I’d love it if Apple dropped the Vision Pro’s worst feature to make a cheaper version – it’s a win-win

Well, the Apple Vision Pro isn’t even available yet, and Apple is already looking to the future (well, the further future) to consider how to make the follow-up model even better. Or, in this case, even cheaper: according to a new report from Bloomberg’s Mark Gurman, Apple wants its second headset to cost less.

We already knew Apple was likely considering a cheaper Vision Pro model, and this latest news gives credence to those rumors. It seems like the first-generation Vision Pro is having some teething issues too, most notably the weight – the same Gurman report discusses Apple’s efforts to reduce the weight of a second-generation headset. But there’s a far better nugget of information we should be focusing on…

Apple might get rid of that horrible external display! Yes, the EyeSight feature that I heavily criticized when the headset was first revealed might be cut from future Vision models in order to save on costs. It makes a lot of sense; adding an external screen to show the user’s eyes is a ridiculous feature that no doubt costs a lot of money, adding extra (entirely unneeded) OLED display tech to every single headset. The screen even has lenticular glass to create an illusion of depth.

The feature isn’t even that helpful; it projects the eyes of your uncanny-valley FaceTime avatar onto the exterior screen when you’re looking through the headset’s external cameras, or displays an opaque color when you’re immersed in something that blocks out your surroundings. In other words, it tells other people if a Vision Pro user can see them or not – something that could’ve probably been achieved with a single LED.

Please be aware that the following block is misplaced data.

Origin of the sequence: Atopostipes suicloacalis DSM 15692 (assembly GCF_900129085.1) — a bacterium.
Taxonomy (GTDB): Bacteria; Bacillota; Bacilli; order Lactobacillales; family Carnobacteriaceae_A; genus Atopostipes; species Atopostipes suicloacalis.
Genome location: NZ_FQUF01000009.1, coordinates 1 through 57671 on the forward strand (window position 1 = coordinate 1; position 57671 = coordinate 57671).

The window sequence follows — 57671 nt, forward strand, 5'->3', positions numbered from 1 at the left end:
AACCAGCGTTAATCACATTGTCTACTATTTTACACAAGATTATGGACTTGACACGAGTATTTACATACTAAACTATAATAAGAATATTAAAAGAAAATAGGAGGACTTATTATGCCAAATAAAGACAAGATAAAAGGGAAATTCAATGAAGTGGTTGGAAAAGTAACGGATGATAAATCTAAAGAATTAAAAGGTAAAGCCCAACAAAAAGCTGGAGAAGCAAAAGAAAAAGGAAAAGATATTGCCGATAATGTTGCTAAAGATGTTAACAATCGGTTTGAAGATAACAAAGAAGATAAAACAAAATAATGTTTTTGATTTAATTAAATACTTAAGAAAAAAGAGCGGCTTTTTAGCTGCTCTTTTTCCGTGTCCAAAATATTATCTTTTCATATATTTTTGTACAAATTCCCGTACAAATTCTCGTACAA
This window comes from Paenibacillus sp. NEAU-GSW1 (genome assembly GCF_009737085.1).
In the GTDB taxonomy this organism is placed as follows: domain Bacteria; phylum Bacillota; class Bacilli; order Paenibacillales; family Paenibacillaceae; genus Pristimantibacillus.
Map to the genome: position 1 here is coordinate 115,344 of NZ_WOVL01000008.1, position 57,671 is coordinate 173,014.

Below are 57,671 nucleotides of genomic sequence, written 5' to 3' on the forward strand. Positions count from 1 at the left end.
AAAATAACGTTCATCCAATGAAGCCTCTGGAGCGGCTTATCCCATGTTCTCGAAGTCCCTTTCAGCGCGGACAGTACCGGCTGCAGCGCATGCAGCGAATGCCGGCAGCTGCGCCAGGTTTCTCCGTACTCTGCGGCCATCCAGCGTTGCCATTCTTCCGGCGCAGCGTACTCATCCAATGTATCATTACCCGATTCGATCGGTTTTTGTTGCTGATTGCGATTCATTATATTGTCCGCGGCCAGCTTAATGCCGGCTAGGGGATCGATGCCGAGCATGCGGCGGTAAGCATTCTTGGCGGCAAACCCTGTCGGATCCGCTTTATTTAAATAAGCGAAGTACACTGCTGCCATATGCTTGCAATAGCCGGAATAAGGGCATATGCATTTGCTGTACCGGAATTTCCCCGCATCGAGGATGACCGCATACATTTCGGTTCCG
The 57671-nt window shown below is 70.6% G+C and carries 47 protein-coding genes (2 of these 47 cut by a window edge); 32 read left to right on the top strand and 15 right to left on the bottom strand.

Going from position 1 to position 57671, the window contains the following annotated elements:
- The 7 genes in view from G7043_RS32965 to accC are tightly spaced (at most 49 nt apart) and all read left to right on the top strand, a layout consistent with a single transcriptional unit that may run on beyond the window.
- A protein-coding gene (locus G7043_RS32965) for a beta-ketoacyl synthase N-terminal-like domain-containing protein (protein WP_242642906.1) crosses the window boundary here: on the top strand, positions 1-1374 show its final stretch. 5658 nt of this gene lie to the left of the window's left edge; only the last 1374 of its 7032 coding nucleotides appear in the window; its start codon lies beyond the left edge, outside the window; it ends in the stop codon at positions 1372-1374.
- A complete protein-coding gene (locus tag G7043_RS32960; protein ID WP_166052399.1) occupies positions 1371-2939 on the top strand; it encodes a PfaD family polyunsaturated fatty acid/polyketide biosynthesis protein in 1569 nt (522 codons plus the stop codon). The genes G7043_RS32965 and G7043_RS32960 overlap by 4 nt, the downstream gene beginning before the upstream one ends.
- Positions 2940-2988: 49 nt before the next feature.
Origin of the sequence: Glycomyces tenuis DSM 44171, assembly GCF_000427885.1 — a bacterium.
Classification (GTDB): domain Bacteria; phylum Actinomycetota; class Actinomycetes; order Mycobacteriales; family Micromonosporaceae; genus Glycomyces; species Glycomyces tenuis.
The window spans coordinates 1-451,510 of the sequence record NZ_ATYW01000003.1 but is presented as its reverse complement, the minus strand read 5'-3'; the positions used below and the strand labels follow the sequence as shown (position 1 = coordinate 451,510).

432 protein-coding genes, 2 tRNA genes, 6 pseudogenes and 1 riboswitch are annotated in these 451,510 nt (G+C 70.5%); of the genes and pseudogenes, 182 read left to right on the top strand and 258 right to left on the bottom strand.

Get ready for the Apple Vision… something

Apple is reportedly targeting a $ 1,500-$ 2,000 price range for its more affordable Vision headset, which sounds a lot more accessible than the current $ 3,499 price tag. Given that some other popular VR headsets – like the new Meta Quest 3 – are a lot cheaper, many potential users are likely to give the first-gen Vision Pro a pass.

A cheaper model was likely always going to happen given the name Apple chose for its headset – Vision Pro implies the (future) existence of a standard Apple Vision headset, in keeping with Apple’s naming conventions for its other products. Just look at the iPhone 15 Pro and the MacBook Pro – hey, maybe the cheaper headset will be called the Apple Vision Air?

Apple is also reportedly developing a second high-end version of the headset (a Vision Pro Max, perhaps?), and it’s enough to make me wonder if the first-gen model will even be worth buying at all. The Vision Pro represents Apple’s first step into an entirely new market, and it wouldn’t even surprise me if it gets hit with delays – after all, it’s suspected that issues with chip manufacturer TSMC could delay M3 MacBook Air models until the middle of next year, and the Vision Pro features not just the M2 chip but also a new dedicated R1 chip for mixed-reality workloads.

In any case, I’ll be happy to see a less expensive headset from Apple. I still remember the noise the crowd made at WWDC 2023 when the price was unveiled… and let’s face it, EyeSight is a feature nobody really needs.

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